You are not the master of your fate in that you can prevent the unwanted. You, however, do have a strong influence on all of this if you make a commitment with me now to love. 2012 will be the year that you grow in love, give love to others, give love to those whom you do not think necessarily deserve it. The kind of love connected to forgiveness is that which serves–out of concern for the other. You have within you now the capacity to give this love freely, without cost, without anyone earning it. Go ahead, try it. Give love away as your legacy of 2012.
How can you start? I recommend starting by looking backward at one incident of 2011. Please think of one incident with one person in which you were loved unconditionally, perhaps even surprised by a partner or a parent or a caring colleague. Think of your reaction when you felt love coming from the other and you felt love in your heart and the other saw it in your eyes. What was said? How were you affirmed for whom you are, not necessarily for something you did? What was the other’s heart like, and yours?
This kind of love will not necessarily be a two-way street in 2012. You may have to extend the love through forgiveness, a hard but joyous road. Forgiveness is part of your unfolding love story. Forgiveness, which serves the other through compassion and gentleness, is not always reciprocated. Yet, one thing is certain: When others reflect upon 2012 in early January, 2013, they will remember your kindness, your unconditional love, your forgiveness. They will see who you really are. And as for you? Well, you will have added a chapter to your unfolding love story. How do you think that will feel?
Welcome to 2012. The International Forgiveness Institute is here to support you as you add a new chapter to your book of life.
Read the dramatic story of Jayne Valseca whose treatment at Cancer Treatment Centers of America included forgiveness therapy. Watch a short video about the amazing power forgiveness has had on her life and on those around her. You’ll be amazed. Click here.
Once I forgive, can the feeling of anger return? If it does, do I have to start forgiving this same person for this same injustice all over again?
Not only might anger return after you forgive, it is likely and so please do not be thrown by this when it happens. We are imperfect and so we forgive imperfectly.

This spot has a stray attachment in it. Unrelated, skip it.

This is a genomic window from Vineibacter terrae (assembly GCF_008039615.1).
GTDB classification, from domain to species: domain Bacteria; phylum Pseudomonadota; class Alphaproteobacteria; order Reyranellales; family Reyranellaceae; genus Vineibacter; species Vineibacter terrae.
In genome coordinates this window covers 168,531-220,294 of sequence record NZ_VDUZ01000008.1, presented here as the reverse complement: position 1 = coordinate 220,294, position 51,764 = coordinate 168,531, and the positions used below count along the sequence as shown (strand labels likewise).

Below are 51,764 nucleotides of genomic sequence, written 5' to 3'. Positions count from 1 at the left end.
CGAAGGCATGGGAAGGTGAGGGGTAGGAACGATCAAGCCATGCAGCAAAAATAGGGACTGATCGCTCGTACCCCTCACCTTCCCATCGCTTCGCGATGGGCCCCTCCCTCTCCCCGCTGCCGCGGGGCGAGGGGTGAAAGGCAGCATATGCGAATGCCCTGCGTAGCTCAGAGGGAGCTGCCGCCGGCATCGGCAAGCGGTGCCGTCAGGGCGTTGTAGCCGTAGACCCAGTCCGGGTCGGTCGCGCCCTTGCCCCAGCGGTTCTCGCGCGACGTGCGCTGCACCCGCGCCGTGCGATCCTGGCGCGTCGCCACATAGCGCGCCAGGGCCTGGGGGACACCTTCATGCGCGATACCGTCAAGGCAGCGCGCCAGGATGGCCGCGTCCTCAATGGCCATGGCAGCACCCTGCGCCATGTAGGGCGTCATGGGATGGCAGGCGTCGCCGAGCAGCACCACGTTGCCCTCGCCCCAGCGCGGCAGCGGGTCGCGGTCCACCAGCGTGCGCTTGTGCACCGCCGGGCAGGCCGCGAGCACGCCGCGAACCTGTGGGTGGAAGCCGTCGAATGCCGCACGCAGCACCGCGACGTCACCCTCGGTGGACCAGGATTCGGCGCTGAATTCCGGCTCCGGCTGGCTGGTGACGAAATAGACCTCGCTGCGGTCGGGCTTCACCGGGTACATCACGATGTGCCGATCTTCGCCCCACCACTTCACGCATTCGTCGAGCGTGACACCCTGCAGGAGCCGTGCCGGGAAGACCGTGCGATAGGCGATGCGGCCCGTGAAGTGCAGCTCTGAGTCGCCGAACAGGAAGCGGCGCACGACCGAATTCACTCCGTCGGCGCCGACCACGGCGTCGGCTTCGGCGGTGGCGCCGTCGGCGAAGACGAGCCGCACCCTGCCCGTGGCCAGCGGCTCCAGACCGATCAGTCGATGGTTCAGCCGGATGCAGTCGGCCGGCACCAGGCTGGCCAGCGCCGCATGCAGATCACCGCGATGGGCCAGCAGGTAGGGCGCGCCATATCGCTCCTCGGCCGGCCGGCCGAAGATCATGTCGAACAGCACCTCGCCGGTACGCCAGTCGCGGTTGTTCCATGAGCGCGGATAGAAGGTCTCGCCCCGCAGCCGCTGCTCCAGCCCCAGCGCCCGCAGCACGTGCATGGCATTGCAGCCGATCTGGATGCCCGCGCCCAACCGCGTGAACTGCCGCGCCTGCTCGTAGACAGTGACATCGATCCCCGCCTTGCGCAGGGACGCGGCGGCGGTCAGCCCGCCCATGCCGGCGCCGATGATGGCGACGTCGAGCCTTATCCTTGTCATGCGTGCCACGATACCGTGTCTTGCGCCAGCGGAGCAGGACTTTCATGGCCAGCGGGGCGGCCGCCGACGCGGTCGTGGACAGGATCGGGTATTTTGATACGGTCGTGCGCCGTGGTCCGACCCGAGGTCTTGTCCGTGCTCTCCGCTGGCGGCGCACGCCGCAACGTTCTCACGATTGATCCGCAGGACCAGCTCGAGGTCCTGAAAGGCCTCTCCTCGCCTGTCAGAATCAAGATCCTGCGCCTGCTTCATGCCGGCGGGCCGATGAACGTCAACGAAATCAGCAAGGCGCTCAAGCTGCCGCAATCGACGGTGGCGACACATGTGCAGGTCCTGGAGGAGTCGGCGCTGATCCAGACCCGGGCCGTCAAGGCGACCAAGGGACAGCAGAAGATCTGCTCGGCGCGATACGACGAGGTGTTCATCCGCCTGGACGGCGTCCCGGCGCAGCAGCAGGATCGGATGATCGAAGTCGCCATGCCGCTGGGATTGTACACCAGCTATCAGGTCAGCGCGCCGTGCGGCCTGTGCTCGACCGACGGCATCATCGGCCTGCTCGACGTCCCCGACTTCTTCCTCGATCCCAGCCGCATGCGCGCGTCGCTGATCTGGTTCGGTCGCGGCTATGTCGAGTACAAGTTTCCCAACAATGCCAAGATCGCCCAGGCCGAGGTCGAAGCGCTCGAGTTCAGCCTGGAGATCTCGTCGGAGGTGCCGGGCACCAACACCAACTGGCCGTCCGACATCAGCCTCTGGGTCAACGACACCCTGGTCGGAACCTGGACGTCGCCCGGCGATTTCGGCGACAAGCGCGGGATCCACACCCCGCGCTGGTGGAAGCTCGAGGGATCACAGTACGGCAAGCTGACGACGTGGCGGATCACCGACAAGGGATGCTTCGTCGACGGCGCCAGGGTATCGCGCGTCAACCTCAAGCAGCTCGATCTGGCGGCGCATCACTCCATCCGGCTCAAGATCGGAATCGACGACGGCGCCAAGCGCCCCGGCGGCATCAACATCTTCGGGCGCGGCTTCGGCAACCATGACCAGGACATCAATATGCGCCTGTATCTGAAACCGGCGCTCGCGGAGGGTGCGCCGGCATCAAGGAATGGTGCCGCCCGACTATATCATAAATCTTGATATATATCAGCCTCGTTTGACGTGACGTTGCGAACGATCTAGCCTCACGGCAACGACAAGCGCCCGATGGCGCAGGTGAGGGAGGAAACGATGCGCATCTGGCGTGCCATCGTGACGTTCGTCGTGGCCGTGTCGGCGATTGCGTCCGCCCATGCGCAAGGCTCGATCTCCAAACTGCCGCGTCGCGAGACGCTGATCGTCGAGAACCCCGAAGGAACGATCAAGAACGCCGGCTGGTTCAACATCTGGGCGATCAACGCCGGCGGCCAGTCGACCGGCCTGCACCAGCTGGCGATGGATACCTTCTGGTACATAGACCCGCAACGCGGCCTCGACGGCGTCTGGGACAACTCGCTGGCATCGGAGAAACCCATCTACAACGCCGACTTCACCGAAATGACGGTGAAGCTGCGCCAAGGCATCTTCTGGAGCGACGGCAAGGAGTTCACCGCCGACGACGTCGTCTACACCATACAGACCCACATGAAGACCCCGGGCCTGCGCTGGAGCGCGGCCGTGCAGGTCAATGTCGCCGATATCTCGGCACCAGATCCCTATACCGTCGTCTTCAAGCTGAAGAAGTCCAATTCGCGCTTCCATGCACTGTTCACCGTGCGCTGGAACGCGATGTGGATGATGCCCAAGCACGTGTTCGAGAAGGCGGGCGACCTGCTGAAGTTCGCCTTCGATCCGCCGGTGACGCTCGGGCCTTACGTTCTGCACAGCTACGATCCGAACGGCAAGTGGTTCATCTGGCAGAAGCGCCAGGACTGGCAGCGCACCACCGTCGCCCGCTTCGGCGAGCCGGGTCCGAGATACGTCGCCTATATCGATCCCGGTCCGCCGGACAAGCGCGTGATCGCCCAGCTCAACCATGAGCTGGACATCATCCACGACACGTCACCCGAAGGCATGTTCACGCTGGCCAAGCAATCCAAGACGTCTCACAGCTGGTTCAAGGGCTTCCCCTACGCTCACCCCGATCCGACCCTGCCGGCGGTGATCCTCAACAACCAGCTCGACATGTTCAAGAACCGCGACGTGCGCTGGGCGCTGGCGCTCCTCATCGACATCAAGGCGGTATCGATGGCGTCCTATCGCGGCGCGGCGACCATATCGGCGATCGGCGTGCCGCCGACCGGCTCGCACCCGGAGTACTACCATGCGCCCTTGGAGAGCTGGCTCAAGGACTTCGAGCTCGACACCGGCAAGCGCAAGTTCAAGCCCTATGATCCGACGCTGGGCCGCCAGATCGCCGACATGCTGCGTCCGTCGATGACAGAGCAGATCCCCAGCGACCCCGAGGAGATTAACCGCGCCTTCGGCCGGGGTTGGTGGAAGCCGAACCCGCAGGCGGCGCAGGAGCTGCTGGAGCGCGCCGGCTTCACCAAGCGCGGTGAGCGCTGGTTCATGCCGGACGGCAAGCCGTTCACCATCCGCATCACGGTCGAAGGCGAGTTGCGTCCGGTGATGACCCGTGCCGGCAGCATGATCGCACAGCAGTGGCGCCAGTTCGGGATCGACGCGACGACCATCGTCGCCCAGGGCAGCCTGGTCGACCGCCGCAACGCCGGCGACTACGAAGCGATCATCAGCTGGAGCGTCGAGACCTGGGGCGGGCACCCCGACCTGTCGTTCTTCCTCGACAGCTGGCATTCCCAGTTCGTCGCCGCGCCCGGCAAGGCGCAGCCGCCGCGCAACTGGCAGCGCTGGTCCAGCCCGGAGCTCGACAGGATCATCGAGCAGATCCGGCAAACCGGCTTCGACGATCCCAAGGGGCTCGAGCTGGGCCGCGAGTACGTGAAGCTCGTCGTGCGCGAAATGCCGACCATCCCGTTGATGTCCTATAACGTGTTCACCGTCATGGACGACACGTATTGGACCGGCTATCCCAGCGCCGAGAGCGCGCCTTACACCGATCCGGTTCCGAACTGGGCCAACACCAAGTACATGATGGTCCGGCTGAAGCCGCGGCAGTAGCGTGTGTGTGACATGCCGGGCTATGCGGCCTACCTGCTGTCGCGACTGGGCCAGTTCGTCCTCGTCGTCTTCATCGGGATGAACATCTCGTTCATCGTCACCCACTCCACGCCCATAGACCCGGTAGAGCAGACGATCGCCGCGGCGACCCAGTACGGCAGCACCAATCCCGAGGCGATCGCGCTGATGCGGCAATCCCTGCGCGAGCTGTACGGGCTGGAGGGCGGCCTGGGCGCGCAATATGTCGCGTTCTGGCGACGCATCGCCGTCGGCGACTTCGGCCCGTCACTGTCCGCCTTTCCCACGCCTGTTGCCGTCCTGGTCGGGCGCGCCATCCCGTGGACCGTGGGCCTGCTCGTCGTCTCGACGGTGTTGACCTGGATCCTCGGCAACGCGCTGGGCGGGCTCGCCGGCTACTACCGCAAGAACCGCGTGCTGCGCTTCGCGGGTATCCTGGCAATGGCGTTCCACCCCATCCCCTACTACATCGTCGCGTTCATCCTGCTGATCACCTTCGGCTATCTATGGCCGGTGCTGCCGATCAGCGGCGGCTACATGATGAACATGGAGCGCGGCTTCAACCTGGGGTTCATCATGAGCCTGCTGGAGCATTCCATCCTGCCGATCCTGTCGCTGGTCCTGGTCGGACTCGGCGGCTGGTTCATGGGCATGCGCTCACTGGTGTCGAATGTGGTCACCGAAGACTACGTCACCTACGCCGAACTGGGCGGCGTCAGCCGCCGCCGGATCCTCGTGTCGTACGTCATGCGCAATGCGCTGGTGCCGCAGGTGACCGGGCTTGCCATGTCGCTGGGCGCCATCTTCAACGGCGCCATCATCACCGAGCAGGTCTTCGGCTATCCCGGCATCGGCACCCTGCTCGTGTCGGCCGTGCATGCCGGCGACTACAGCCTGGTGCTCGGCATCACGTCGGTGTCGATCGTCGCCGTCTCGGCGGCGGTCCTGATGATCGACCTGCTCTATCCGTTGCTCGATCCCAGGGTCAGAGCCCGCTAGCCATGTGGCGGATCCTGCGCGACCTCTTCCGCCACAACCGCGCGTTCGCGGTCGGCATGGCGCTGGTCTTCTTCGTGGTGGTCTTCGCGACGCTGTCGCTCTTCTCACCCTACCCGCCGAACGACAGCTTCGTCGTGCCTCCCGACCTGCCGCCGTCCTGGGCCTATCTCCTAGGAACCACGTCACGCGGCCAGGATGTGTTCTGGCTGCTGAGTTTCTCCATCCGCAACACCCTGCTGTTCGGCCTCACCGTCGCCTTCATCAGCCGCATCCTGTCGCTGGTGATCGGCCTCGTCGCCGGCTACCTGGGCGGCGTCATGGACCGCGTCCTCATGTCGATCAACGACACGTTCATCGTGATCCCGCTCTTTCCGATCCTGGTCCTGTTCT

When Suzanne Freedman and I studied incest survivors who forgave their perpetrators, one important observation that we eventually made was that the courageous incest survivors, once they had forgiven, did not have high scores on the forgiveness inventory which we gave to them. Instead, they tended to get average (not outstanding) scores on forgiveness. Yet, this was sufficient for them to become emotionally healed (depression and anxiety were significantly reduced and self-esteem and hope for the future significantly rose). They still had some anger, but it was not unhealthy anger, the kind that can poison a person’s psychological insides.
Do you have to start over again if the anger returns? It depends on whether or not the anger is now the unhealthy kind (causing you to lose energy and sleep and making you irritable in your relationships) or whether it is healthy anger (motivating you to do good in the world). If it seems to be unhealthy anger, then, yes, start the process of forgiveness again with this same person and same injustice. In all likelihood, your second time forgiving may be easier and quicker than the first; the third time easier and quicker than the second.
To have to persevere in forgiving is not dishonorable nor is it a sign of failure. Instead it is a sign of courage and perseverance in the face of difficulty.
Forgiving is vital to overcoming depression, according to a number of researchers and authors. Robert Enright, among other researchers, found that college students were less forgiving and more anxious than their parents. Why? Because their parents had learned to forgive. Read the full article here.